This report is submitted by CARRD co-founders who attended the Sacramento meeting.
The March meeting of the Califorina High Speed Rail Authority (CHSRA) was largely uneventful and shorter than some recent marathon sessions. There were no angry farmers from the Central Valley and a lot of discussion has gotten pushed off to committee meetings held the day prior to the main board meeting. Several big reports on route selection that were originally scheduled for the meeting got pushed off. A potentially hot topic, the justification of revenue guarantees, got scant mention, although a Business Plan addendum was promised for next month’s board meeting.
There was a pretty presentation from Peter Calthorpe about the benefits of smart growth. Calthorpe is doing a project for the High Speed Rail Authority called “Vision California”. The only issue, pointed out by a number of board members, is the results of the study may not be available before most of the big decisions are made.
The State Department of Audits has been conducting an audit on the CHSRA, the first one to be conducted in its history and one requested by Senators Lowenthal and Huff at a hearing in May 2009 (PDF link, see page 17) . The Authority announced they are going to get the results on April 12th and they will have 5 days to respond, after which it will be released the public.
New Program Environmental Impact Review
The revised Program Environmental Impact Review (EIR) for the Bay Area to the Central Valley (the one they originally completed in 2008 but had to decertify in 2009 under a court order because it was deemed “inadequate”) will be posted online tonight although the official 45 day comment period won’t start until March 11.
We haven’t seen the document yet but it was suggested that only very minor changes will be made.
They announced a public hearing on April 7th in San Jose. The board meetings and committee meetings will also be held in San Jose, with the board meeting on April 8th (this is a change from the previously announced April date).
We complained that everything about the process the HSRA has proposed is the the bare minimum. For instance, even people who live next to the train tracks won’t necessarily be noticed.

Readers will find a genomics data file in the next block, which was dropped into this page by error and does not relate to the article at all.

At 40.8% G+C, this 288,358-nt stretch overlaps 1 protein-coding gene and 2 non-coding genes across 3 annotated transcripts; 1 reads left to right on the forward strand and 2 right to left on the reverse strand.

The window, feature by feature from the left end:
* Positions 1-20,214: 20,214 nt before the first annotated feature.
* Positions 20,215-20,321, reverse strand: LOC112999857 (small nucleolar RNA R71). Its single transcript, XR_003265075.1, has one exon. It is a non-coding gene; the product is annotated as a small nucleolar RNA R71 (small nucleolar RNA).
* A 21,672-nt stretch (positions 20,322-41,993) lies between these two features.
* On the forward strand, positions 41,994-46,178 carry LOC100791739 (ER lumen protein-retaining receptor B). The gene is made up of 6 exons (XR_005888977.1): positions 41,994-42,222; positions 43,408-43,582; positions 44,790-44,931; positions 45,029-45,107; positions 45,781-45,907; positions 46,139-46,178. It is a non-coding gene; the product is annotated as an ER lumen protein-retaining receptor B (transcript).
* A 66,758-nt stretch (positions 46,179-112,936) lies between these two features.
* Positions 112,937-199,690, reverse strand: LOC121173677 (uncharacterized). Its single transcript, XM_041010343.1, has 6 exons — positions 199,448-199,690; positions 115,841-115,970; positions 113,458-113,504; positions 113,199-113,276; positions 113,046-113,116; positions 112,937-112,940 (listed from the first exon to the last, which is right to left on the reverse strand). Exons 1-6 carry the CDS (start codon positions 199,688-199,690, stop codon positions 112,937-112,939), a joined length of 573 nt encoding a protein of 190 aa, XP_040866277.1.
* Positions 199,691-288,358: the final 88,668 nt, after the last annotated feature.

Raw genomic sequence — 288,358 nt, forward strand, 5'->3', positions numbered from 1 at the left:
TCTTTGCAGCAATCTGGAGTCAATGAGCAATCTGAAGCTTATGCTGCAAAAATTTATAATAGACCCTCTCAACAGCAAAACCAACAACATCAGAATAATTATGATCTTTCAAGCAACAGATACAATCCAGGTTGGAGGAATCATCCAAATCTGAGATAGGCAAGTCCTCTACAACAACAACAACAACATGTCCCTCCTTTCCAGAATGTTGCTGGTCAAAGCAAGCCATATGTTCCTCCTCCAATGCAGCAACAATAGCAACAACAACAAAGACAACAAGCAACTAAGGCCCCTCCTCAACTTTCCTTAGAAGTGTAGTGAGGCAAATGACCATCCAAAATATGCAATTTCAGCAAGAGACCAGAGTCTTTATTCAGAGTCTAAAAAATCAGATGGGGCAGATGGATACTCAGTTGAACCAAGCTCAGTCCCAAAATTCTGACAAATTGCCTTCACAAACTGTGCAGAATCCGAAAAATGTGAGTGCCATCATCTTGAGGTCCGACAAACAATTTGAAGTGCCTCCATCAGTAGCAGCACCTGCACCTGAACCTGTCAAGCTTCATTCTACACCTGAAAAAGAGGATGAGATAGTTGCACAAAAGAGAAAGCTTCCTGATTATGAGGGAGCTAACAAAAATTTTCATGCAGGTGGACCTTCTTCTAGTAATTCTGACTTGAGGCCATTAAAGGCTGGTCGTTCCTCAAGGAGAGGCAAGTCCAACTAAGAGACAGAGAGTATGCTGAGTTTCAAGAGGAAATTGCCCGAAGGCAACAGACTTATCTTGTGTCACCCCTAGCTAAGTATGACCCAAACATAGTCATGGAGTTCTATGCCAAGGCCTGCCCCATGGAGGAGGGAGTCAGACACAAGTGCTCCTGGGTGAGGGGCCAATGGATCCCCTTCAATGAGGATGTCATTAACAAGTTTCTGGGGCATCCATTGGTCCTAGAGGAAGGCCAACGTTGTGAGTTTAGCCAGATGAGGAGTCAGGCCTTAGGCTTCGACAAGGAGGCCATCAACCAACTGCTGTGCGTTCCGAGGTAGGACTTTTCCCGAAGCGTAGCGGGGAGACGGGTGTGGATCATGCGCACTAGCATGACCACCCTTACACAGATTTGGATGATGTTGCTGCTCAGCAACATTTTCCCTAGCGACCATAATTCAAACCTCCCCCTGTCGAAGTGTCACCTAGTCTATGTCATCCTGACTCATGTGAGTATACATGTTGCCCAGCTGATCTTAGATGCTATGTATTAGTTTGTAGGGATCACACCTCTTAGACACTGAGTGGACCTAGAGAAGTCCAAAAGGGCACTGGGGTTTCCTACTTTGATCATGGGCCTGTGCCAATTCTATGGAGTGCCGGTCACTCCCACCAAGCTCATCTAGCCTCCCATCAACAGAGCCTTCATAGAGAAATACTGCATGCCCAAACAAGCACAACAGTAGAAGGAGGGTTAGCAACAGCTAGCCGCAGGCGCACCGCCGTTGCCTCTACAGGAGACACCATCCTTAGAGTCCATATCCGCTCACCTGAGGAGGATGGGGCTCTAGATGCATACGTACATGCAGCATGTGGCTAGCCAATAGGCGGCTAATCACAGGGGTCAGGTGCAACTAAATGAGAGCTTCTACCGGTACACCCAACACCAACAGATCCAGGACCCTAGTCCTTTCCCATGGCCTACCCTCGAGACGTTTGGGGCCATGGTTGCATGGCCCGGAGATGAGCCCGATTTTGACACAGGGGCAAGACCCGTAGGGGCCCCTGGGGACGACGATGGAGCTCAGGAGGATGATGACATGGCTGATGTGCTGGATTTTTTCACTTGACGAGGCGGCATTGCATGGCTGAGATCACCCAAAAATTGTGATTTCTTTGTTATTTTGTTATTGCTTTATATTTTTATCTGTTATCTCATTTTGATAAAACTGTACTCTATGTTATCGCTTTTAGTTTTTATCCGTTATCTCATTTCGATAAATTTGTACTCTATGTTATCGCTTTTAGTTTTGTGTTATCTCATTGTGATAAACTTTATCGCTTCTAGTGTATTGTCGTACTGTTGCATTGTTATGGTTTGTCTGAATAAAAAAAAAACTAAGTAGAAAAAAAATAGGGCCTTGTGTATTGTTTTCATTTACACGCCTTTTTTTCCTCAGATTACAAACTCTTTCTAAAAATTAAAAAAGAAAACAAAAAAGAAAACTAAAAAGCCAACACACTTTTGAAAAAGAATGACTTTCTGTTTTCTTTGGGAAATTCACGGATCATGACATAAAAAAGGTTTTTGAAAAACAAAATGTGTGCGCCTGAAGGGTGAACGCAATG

In response, board member Quentin Kopp asked the Authority’s lawyer (a member of the attorney general’s office) if their course of action met the letter of the law. She said, yes it did – so far.
Once again, we are back to the letter vs the spirit of the law. The success or failure of High Speed Rail in California hinges critically on the support and confidence of the public and these antics don’t help.
Farewell to Mehdi
The last part of the meeting was dedicated to thanking executive director Mehdi Morshed for his service. Mr. Morshed is retiring at the end of the month and this was his last board meeting. Along with deputies Dan Leavitt and Carrie Pourvahidi, Morshed was at times the entirety of the CHSRA.
Speaking of Carrie P, she got the nod as interim director while the search continues for a permanent CEO.
Carrie Pourvahidi joined the California High-Speed Rail Authority (Authority) in 1998 as the Chief Fiscal Officer. In 2001, Carrie became one of two Deputy Director’s for the Authority. She is currently in charge of directing the work of the Program Management Team as well as the preliminary engineering and environmental efforts currently underway in the three regions stretching from Sacramento to Los Angeles.
Carrie comes to this position with experience in transportation finance having held positions at Business, Transportation and Housing Agency and the Department of Transportation. She is also directing development of the Financing Plan for the entire high-speed train program.
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